Preliminary analysis shows a maximum ozone concentration of 60 ppbv observed around 150 hPa for “clear-sky” conditions. The maximum ozone concentration at 150 hPa for “in-cloud” conditions is observed around 20 ppbv, about 40 ppbv lower than the maximum for “clear-sky” conditions. The two ozone modes observed by Pan et al. (2015) are clearly seen when RH is restricted to below 20%. The 20 ppbv mode is mainly observed between 200 hPa and 400 hPa, while the 60 ppbv mode is mainly observed above 400 hPa. The two modes are still observed when RH is restricted to between 20% and 40%, but is not as distinct as when RH is restricted to below 20%. When RH is restricted to between 40% and 60%, 60% and 80%, 80% and 100%, and greater than 100%, the 60 ppbv mode is no longer observed. These results indicate that ozone has a stronger relationship with RH than with the presence of clouds.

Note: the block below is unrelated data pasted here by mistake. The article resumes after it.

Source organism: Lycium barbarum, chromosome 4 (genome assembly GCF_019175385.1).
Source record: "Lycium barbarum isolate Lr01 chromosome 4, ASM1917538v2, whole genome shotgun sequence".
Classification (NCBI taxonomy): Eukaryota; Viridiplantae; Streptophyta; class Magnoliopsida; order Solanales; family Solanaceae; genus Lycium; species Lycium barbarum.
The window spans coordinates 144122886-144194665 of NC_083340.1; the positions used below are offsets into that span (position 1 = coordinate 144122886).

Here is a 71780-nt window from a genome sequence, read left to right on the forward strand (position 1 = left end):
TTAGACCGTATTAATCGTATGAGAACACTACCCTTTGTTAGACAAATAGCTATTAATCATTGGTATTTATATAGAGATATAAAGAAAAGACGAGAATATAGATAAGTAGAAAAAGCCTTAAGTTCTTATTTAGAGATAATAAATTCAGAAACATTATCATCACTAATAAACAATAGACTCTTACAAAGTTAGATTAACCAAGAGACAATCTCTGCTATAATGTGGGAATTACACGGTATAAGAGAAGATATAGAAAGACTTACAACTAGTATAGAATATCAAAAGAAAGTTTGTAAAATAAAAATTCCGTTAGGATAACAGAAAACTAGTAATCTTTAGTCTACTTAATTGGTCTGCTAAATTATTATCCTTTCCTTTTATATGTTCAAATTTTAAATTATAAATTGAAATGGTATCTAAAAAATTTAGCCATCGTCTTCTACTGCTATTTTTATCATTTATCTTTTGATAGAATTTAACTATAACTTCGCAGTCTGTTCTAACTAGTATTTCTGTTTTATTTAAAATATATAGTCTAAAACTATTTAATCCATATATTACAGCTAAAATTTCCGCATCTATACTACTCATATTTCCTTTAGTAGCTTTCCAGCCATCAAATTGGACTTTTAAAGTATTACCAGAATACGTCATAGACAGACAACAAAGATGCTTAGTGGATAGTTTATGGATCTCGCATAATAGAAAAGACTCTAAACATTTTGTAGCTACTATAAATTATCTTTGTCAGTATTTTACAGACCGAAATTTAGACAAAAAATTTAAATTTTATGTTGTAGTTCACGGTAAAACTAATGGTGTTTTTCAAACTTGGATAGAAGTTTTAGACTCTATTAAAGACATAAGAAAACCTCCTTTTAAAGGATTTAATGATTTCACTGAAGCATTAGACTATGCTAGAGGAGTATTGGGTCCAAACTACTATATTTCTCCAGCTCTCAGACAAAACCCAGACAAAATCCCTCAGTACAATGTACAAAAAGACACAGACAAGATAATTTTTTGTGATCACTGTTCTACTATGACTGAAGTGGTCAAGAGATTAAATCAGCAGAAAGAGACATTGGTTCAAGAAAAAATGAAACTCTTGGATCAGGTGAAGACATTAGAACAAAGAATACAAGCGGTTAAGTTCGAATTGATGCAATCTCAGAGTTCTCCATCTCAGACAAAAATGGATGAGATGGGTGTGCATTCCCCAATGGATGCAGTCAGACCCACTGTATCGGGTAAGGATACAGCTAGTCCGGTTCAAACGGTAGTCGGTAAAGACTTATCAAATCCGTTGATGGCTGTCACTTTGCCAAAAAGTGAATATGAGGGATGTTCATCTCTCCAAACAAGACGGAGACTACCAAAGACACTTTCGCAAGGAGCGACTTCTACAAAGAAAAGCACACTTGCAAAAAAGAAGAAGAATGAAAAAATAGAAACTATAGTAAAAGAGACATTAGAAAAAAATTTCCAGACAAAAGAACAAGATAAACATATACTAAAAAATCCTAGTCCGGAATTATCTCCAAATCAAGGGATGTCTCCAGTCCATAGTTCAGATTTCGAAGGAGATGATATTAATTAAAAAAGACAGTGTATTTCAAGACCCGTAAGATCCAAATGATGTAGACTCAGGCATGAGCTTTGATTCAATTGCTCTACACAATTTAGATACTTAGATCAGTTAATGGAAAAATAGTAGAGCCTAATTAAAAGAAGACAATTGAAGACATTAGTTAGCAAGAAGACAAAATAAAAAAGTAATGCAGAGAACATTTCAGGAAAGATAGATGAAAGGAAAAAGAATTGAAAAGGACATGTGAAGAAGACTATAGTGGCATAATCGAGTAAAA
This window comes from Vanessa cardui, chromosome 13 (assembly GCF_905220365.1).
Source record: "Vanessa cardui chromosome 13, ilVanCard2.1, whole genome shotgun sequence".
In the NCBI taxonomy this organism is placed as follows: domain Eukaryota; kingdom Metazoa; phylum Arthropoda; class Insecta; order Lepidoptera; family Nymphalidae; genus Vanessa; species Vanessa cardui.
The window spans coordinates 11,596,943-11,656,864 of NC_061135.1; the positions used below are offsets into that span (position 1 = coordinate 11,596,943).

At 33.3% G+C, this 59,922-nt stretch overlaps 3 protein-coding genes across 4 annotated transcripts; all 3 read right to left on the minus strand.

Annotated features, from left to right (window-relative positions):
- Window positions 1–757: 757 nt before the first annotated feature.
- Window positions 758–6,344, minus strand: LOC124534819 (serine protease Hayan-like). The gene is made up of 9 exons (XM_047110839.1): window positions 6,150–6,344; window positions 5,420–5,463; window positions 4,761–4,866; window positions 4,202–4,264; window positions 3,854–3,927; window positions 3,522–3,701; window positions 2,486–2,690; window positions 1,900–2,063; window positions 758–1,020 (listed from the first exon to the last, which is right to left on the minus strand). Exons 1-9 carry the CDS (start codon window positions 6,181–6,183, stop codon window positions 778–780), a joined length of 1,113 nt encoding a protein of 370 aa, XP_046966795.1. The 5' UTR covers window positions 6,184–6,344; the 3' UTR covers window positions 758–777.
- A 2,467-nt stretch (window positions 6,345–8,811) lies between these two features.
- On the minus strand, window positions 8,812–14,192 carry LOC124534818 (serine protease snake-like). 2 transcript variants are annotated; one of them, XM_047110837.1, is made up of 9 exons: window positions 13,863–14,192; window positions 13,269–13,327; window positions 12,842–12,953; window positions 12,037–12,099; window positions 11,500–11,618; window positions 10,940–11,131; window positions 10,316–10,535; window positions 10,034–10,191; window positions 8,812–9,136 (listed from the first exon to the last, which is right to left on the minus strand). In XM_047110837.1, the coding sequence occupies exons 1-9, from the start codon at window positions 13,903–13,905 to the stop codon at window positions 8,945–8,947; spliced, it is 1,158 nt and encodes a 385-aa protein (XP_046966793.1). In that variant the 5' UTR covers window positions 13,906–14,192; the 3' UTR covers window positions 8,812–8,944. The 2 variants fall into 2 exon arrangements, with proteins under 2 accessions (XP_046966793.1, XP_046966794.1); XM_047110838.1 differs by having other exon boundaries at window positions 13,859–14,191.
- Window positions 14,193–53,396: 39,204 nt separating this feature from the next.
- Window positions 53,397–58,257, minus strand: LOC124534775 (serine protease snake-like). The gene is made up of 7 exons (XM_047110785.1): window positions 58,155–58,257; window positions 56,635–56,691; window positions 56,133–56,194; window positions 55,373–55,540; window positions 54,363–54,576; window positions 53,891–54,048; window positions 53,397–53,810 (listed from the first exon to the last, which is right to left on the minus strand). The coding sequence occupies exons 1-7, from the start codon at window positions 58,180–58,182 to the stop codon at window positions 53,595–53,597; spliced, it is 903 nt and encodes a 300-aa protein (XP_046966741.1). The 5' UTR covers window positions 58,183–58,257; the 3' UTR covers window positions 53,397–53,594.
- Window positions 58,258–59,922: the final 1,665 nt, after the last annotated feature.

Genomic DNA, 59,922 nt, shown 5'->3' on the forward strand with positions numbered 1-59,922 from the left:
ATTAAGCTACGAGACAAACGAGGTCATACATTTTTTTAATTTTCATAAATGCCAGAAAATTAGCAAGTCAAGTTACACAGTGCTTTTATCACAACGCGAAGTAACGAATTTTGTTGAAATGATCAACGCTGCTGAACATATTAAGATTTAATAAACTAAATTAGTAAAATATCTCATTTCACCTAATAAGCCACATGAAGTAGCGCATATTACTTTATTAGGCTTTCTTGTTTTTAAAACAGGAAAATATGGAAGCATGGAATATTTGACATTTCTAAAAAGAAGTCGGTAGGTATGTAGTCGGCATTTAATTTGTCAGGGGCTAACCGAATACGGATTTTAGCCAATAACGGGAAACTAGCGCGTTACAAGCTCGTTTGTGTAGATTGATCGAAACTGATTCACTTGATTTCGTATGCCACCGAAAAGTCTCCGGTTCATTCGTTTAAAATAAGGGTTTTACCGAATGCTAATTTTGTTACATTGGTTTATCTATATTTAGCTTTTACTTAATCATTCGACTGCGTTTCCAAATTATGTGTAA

Larger concentrations of water vapor and carbon monoxide (CO) are observed near the surface, while larger concentrations of ozone are observed at pressures lower than 200 hPa. Larger concentrations of CH3CN and HCN (biomass burning tracers) are observed in the mid-tropopause (between 400 hPa and 800 hPa). Analyzing vertical velocity values show updrafts greater than 0.1 ms-1 and larger updraft frequencies are found between ozone concentrations of 10 ppbv and 100 ppbv and CO concentrations of 60 ppbv and 140 ppbv. Average RH values greater than 80% are observed between ozone concentrations of 10 ppbv and 50 ppbv and CO concentrations between 60 ppbv and 180 ppbv. An area of higher potential temperature (greater than 340 K) is observed between ozone concentrations of 10 ppbv and 70 ppbv and between CO concentrations of 80 ppbv and 120 ppbv. More analysis of water vapor, chemical tracers, vertical velocity, and potential temperature will be done to identify relationships between the chemical tracers.